Emma Hayes: ‘Football has come a long way’ but still has long way to go

• England’s Women’s manager says she sees positive signs • She says there needs to be clearer equal pay policy for men’s league England’s women’s manager Emma Hayes believes the world of football has…

Emma Hayes: 'Football has come a long way' but still has long way to go

• England’s Women’s manager says she sees positive signs • She says there needs to be clearer equal pay policy for men’s league

England’s women’s manager Emma Hayes believes the world of football has come a long way in terms of female representation but still has a long way to go.

Hayes, who was the first woman to lead a men’s or women’s national team in England when she took charge of Chelsea Ladies in 2013, was speaking as it was announced that José Mourinho was to become the new Chelsea manager.

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Hayes told the Guardian: “It’s a very difficult question because this is not right. Is it about equal treatment? I say no. In a sense you are not equal. You are equals in terms of access and what opportunities you have, but you are not equal when it comes to decision-making, when it comes to working.

“You have to sit down and think about that for a moment, which does not apply in football at the moment, and if you say ‘yes’ you are not going to be considered equal to a man.

“If women are going to run football we need to say ‘yes’ and that has to happen. If you look at the Fifa women’s world rankings, and men’s and women’s world rankings, you will see the disparity [in average ranking] but it gets better.

“In Chelsea Ladies, [we] have four women and it’s nowhere near equal, but they are working as hard as the men. The female game, and women in football as a whole, we have come a long way.”

Hayes said she thought players had to have a clearer policy about equality in football but it was probably the “most difficult issue you face in the men’s game”.

“In terms of level of salaries, that’s the most difficult issue you face in the men’s game because of the talk between clubs,” she said. “In terms of level of money, the women’s game makes less money, it’s on a different scale.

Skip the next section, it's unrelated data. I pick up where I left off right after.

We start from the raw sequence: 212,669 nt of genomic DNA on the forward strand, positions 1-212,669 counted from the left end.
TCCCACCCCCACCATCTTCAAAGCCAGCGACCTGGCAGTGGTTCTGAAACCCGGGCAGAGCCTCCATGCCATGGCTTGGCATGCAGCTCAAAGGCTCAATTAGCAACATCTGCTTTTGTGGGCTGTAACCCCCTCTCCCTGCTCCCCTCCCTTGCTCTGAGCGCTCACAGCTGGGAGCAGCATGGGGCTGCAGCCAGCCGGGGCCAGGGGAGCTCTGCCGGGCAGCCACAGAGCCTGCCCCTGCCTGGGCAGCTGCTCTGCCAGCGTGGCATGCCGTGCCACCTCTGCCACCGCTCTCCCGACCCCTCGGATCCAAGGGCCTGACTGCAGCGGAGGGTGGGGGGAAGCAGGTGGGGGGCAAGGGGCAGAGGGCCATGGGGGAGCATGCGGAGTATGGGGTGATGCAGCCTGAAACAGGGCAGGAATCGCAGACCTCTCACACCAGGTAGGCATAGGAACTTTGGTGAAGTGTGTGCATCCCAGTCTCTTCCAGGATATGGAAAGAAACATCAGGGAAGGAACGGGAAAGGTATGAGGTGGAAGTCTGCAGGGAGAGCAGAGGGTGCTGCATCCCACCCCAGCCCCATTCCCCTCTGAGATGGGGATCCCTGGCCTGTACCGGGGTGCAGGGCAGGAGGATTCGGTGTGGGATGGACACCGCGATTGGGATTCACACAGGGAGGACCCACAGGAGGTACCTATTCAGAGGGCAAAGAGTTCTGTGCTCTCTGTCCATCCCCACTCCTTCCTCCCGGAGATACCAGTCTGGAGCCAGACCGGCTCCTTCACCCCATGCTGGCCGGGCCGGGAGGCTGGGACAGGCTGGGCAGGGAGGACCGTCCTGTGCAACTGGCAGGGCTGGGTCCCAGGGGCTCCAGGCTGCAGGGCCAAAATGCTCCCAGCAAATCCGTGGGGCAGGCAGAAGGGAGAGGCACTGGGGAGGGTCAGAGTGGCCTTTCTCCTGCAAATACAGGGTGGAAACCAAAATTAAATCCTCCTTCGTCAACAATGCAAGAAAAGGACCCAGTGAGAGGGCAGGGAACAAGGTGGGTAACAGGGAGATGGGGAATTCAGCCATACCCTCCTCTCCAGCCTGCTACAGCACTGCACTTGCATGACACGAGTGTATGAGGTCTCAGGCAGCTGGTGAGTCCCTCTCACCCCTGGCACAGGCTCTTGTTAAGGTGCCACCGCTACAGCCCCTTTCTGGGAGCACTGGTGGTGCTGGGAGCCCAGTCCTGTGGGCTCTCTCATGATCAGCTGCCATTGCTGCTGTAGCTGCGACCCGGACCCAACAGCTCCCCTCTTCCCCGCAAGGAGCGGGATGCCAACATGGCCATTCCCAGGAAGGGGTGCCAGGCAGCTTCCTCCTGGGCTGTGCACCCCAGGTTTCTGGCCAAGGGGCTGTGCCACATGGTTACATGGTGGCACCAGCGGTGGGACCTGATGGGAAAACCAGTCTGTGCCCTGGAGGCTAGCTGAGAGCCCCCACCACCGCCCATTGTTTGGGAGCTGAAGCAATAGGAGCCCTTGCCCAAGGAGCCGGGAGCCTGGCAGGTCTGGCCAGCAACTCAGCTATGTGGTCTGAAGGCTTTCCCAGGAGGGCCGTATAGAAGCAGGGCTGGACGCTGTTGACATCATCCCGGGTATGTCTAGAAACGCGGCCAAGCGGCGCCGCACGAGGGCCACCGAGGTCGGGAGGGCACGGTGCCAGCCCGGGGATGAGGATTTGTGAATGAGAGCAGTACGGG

“We are all lucky to get a job because we are put into the same level of organisation as everybody else, but there is no formal policy, no transparent way of knowing where we stand. The best way to get that is through the grassroots level: football clubs having women in their clubs, making the women as good as the men are.

“You go into a high level of football and when you go to the interview your men are professionals and you are treated as if you’re the talented child at school. When you go to an interview with a woman you feel different, but that is OK.”

Media reaction to Hayes’s appointment at Chelsea was generally positive but there was some criticism of the timing of the announcement as the Redknapp-less Cherries had qualified for the League Cup final.

Hayes said: “I did realise that, but then I came to my senses and I knew that three years was good enough for me to change the culture of the club.

“I am now relaxed and focused, nothing is expected of me. I have a great bunch of players here. The team has been great and it’s also important because the players deserve it.

“I’m very proud of what we have achieved in three years and we’ve set some great standards. I’m looking forward to a final.”

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